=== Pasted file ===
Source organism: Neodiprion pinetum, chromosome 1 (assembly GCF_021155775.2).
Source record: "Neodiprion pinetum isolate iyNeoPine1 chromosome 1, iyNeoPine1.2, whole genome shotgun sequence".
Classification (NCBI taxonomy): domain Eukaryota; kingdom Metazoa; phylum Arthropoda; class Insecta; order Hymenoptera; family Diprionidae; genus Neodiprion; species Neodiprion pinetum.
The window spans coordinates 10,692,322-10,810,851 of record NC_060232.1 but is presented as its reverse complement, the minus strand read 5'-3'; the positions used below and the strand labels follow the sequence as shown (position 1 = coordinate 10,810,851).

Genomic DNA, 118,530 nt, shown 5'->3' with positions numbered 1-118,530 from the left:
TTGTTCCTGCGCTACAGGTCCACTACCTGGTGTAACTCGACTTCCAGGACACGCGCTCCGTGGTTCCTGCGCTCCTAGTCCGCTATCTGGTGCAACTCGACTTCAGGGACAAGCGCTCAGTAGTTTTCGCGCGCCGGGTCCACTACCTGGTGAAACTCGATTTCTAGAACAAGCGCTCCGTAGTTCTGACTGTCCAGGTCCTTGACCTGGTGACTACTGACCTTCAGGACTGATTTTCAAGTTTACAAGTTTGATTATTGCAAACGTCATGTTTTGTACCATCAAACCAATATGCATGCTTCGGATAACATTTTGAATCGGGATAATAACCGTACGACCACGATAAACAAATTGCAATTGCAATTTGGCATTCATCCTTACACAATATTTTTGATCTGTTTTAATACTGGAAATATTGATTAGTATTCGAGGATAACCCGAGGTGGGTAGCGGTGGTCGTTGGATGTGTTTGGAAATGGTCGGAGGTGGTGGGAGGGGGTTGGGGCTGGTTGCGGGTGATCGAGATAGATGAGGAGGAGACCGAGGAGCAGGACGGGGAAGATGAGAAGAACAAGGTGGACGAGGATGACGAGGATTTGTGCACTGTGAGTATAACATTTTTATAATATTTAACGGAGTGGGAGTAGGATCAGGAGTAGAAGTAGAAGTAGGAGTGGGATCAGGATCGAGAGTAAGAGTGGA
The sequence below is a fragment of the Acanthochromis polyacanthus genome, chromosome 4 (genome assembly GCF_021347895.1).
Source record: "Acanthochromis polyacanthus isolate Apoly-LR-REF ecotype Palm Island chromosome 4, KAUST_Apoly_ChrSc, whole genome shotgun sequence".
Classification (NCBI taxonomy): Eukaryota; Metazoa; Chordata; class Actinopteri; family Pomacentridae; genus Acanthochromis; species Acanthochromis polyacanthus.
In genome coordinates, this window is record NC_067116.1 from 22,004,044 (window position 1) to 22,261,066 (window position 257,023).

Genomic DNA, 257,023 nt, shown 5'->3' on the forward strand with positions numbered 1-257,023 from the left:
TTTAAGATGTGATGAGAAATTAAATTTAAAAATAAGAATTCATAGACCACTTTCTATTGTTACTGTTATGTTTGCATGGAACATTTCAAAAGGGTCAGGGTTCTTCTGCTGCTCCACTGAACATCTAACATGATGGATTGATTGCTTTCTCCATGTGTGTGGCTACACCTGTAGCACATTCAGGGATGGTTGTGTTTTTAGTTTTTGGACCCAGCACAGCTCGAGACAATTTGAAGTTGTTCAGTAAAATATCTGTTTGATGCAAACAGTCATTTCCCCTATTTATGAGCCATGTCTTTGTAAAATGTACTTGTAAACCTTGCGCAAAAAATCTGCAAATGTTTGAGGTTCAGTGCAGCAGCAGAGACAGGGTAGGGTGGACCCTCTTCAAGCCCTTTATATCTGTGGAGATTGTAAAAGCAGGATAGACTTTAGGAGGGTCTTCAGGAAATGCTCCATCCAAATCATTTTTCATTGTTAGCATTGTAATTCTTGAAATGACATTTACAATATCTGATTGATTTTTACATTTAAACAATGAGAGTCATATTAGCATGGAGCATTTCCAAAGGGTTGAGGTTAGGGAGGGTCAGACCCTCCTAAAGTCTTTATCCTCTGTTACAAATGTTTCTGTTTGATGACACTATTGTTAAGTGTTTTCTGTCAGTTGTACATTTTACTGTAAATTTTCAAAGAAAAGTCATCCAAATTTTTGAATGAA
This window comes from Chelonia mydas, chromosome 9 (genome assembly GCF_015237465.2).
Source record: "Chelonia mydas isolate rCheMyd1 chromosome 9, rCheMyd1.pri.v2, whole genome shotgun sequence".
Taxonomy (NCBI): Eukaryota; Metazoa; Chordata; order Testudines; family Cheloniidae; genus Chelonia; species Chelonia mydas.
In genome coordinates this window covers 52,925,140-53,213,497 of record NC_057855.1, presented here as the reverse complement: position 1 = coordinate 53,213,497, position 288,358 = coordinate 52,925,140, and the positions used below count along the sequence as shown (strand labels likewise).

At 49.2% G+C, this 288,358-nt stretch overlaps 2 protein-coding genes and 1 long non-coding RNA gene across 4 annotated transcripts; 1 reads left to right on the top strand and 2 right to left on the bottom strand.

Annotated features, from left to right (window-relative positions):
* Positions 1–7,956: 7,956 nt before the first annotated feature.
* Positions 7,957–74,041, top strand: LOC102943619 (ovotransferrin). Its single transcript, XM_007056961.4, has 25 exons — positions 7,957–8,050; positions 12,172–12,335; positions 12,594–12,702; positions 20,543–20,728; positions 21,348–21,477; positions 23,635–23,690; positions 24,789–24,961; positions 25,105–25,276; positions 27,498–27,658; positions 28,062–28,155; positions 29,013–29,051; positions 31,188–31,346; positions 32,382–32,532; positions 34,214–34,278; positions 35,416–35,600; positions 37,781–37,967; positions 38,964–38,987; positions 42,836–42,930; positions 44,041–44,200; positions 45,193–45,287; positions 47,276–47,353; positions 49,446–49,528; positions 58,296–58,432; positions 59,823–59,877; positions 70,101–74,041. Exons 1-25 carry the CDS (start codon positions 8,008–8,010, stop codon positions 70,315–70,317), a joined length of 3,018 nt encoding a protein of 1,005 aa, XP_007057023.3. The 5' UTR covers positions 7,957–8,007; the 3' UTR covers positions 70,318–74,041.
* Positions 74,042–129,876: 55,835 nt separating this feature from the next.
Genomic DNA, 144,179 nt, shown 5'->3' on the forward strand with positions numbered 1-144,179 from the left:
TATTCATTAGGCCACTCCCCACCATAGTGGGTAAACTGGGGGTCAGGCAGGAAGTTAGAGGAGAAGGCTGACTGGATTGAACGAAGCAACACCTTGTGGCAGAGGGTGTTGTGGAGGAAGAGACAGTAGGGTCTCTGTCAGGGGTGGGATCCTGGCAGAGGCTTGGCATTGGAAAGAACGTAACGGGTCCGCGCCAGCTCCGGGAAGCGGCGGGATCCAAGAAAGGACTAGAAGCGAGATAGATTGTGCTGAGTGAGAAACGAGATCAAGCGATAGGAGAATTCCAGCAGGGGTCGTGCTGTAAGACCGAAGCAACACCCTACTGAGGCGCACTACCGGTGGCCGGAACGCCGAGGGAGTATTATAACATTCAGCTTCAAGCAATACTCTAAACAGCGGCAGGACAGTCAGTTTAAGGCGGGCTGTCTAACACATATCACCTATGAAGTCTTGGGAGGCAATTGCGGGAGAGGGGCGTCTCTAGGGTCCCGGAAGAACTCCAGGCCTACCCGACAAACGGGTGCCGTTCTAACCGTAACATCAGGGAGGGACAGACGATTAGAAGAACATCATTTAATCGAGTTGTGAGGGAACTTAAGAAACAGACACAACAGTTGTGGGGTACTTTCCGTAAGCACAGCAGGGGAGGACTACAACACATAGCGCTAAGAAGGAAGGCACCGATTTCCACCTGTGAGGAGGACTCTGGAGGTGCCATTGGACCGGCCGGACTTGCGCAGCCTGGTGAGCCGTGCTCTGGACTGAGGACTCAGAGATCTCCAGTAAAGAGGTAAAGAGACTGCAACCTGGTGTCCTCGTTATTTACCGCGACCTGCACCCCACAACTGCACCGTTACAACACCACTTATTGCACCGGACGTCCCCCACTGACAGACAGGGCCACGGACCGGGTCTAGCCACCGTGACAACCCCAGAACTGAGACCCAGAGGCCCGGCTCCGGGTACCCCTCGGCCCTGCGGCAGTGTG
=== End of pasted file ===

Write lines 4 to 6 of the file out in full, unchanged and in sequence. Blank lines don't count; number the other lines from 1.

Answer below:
The window spans coordinates 10,692,322-10,810,851 of record NC_060232.1 but is presented as its reverse complement, the minus strand read 5'-3'; the positions used below and the strand labels follow the sequence as shown (position 1 = coordinate 10,810,851).

Genomic DNA, 118,530 nt, shown 5'->3' with positions numbered 1-118,530 from the left:
TTGTTCCTGCGCTACAGGTCCACTACCTGGTGTAACTCGACTTCCAGGACACGCGCTCCGTGGTTCCTGCGCTCCTAGTCCGCTATCTGGTGCAACTCGACTTCAGGGACAAGCGCTCAGTAGTTTTCGCGCGCCGGGTCCACTACCTGGTGAAACTCGATTTCTAGAACAAGCGCTCCGTAGTTCTGACTGTCCAGGTCCTTGACCTGGTGACTACTGACCTTCAGGACTGATTTTCAAGTTTACAAGTTTGATTATTGCAAACGTCATGTTTTGTACCATCAAACCAATATGCATGCTTCGGATAACATTTTGAATCGGGATAATAACCGTACGACCACGATAAACAAATTGCAATTGCAATTTGGCATTCATCCTTACACAATATTTTTGATCTGTTTTAATACTGGAAATATTGATTAGTATTCGAGGATAACCCGAGGTGGGTAGCGGTGGTCGTTGGATGTGTTTGGAAATGGTCGGAGGTGGTGGGAGGGGGTTGGGGCTGGTTGCGGGTGATCGAGATAGATGAGGAGGAGACCGAGGAGCAGGACGGGGAAGATGAGAAGAACAAGGTGGACGAGGATGACGAGGATTTGTGCACTGTGAGTATAACATTTTTATAATATTTAACGGAGTGGGAGTAGGATCAGGAGTAGAAGTAGAAGTAGGAGTGGGATCAGGATCGAGAGTAAGAGTGGA